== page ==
We wrote in our last post about rape as a weapon of war—a weapon that is used all too often by servicemen against women serving in their own military. Today we focus more on the effects of military service on women.
- 104 U.S. servicewomen, 33 of them only 18 years old, have been killed in Iraq (as of December 2011). See their faces and learn about them here.
- Thirty-six servicewomen have been killed in Afghanistan—along with hundreds if not thousands of Afghan women and children (as of August 24, 2012).
- Women veterans suffer higher rates of mental illness than male veterans, with particularly high rates of depression (http://www.newswise.com/articles/mission-unaccomplished-understanding-the-health-needs-of-our-women-veterans)
- Among women veterans of Iraq and Afghanistan who were diagnosed with PTSD, 31% reported military sexual trauma (MST). See also this video.
- Women in the military abuse prescription drugs at a rate four times higher than nonmilitary women as well as somewhat higher than military men. See the report (opens in PDF) and watch this video.
- Within the 18 to 34 year-old age group, female veterans were three times more likely to kill themselves than their non-veteran counterparts. Also see a study reported on NPR.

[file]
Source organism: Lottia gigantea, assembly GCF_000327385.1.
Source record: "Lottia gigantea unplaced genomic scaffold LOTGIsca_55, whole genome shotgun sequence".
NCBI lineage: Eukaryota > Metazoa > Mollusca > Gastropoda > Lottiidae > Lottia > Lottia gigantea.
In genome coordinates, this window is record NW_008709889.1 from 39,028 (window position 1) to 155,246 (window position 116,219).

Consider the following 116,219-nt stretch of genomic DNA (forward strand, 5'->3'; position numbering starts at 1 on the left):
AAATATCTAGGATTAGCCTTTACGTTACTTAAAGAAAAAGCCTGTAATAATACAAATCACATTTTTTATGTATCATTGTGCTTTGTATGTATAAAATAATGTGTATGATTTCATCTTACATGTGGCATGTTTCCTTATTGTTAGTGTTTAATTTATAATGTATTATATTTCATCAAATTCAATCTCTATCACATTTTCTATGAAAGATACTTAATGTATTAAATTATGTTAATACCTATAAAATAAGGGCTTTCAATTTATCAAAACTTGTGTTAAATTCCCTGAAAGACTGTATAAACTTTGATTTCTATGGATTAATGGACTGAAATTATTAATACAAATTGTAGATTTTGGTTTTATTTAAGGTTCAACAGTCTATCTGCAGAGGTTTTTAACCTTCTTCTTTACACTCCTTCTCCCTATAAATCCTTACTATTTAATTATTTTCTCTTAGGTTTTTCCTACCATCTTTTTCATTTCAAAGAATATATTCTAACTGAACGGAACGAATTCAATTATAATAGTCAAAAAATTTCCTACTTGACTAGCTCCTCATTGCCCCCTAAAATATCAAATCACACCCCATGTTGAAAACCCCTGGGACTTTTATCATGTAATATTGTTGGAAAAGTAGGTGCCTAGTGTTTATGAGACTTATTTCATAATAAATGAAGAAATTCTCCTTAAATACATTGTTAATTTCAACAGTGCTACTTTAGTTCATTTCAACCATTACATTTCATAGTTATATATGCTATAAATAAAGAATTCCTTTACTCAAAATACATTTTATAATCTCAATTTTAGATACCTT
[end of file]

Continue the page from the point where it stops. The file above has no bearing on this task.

- There are currently 55,000 homeless female vets. The rate of homelessness is declining among male veterans but increasing among women veterans
Limited access to benefits
- Service women and female veterans often have difficulty getting the benefits to which they are entitled.
Many servicemen and male veterans are also mistreated both while in the service and after discharge; we will consider some of those issues in a later post.
What does it reveal about a country when women are praised as patriots for volunteering for military service, sexually abused while in the service, and then become mentally ill and homeless following that service? What does it reveal about the current situation in our country when many working class women believe the only way they can get enough training and job experience to support themselves and a family is to put themselves in harm’s way?
Kathie Malley-Morrison, Professor of Psychology